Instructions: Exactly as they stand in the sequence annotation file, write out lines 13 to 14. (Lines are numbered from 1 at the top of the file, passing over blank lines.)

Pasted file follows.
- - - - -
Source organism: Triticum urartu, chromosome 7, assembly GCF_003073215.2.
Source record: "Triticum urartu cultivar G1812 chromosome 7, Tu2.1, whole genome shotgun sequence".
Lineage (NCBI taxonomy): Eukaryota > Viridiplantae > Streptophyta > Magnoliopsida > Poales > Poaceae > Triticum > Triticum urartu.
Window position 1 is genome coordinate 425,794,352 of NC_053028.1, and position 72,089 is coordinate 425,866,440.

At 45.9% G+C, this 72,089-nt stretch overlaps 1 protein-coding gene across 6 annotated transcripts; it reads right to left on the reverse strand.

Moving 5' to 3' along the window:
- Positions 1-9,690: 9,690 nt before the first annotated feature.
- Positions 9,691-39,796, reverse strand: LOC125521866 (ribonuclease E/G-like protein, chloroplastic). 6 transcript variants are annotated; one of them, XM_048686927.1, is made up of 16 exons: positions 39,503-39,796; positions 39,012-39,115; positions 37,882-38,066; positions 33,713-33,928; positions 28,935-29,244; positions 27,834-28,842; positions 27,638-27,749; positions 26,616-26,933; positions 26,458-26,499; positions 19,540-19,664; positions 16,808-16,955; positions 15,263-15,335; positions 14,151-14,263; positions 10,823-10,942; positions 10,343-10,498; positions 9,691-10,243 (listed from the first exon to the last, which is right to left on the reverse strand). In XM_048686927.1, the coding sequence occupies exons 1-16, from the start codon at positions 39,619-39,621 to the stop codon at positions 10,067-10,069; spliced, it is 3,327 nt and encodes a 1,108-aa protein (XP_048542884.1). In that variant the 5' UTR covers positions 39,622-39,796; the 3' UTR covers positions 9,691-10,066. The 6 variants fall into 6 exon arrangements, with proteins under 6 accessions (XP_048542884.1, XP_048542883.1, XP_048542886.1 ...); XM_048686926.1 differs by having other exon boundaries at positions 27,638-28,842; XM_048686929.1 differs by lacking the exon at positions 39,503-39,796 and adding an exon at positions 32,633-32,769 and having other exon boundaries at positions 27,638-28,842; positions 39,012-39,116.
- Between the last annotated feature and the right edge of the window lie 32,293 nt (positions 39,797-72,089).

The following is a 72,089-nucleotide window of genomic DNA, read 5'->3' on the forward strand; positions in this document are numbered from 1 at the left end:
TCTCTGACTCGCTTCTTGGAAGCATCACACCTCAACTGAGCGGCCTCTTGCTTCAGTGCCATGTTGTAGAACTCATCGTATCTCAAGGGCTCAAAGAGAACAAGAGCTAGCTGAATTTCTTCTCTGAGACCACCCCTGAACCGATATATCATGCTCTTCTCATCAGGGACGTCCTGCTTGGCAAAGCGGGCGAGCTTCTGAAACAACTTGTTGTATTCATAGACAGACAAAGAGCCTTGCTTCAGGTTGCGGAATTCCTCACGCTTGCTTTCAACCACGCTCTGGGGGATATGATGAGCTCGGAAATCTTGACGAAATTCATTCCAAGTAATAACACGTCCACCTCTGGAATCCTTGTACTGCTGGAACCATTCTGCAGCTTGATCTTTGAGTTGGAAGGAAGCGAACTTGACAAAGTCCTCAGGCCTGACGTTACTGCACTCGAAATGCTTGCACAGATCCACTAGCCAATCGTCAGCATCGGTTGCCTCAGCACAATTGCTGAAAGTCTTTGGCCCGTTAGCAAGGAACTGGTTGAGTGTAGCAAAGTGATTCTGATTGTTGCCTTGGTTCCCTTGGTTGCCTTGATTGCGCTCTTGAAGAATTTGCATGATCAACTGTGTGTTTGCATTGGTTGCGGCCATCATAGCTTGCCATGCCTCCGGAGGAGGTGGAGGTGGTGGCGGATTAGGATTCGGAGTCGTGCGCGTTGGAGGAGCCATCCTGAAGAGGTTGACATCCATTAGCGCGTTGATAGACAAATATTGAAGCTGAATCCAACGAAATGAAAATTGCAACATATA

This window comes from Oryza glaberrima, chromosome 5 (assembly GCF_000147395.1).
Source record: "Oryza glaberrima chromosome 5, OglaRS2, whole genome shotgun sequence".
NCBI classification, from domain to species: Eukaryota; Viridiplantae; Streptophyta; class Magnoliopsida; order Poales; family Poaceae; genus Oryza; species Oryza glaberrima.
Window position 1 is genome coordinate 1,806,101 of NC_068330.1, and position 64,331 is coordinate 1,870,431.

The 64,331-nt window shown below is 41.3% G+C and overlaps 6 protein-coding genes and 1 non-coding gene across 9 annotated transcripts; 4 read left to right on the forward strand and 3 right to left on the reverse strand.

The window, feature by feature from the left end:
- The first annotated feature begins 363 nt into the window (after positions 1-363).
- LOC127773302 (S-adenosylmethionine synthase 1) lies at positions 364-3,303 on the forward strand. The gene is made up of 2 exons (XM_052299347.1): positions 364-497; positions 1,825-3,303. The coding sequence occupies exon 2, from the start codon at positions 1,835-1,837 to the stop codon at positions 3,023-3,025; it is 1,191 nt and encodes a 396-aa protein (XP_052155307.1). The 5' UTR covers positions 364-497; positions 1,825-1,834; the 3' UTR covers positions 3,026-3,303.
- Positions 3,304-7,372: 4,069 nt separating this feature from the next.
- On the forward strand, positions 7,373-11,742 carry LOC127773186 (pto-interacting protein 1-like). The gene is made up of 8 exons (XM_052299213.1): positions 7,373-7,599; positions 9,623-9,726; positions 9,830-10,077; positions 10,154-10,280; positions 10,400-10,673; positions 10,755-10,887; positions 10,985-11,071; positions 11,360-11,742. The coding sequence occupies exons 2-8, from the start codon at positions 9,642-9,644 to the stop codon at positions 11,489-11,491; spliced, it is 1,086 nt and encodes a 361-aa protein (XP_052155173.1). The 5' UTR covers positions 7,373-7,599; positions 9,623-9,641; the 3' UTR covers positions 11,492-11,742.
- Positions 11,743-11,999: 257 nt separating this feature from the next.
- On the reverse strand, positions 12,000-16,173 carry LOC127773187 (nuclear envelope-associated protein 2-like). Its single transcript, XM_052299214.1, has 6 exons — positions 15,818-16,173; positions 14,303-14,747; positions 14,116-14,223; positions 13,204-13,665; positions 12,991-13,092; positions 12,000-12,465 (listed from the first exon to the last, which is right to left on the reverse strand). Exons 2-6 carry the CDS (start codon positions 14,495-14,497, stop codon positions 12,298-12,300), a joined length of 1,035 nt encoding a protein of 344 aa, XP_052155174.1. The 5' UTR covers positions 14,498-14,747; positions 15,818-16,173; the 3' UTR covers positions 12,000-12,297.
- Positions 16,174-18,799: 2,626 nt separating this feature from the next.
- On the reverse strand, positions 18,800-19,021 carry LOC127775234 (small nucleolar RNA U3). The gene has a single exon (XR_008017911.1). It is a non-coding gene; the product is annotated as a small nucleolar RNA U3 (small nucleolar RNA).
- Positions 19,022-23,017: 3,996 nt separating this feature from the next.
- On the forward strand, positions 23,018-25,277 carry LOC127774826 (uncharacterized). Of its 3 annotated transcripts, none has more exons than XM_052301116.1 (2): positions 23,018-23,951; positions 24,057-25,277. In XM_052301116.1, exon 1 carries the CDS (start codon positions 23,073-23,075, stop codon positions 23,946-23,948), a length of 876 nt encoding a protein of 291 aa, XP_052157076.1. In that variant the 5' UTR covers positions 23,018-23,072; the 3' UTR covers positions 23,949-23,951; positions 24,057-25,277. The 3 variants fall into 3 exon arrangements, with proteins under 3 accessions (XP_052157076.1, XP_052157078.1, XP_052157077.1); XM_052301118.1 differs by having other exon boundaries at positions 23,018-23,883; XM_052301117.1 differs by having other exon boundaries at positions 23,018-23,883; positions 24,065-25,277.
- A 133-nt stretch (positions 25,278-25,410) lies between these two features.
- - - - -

Source record: "Oryza glaberrima chromosome 5, OglaRS2, whole genome shotgun sequence".
NCBI classification, from domain to species: Eukaryota; Viridiplantae; Streptophyta; class Magnoliopsida; order Poales; family Poaceae; genus Oryza; species Oryza glaberrima.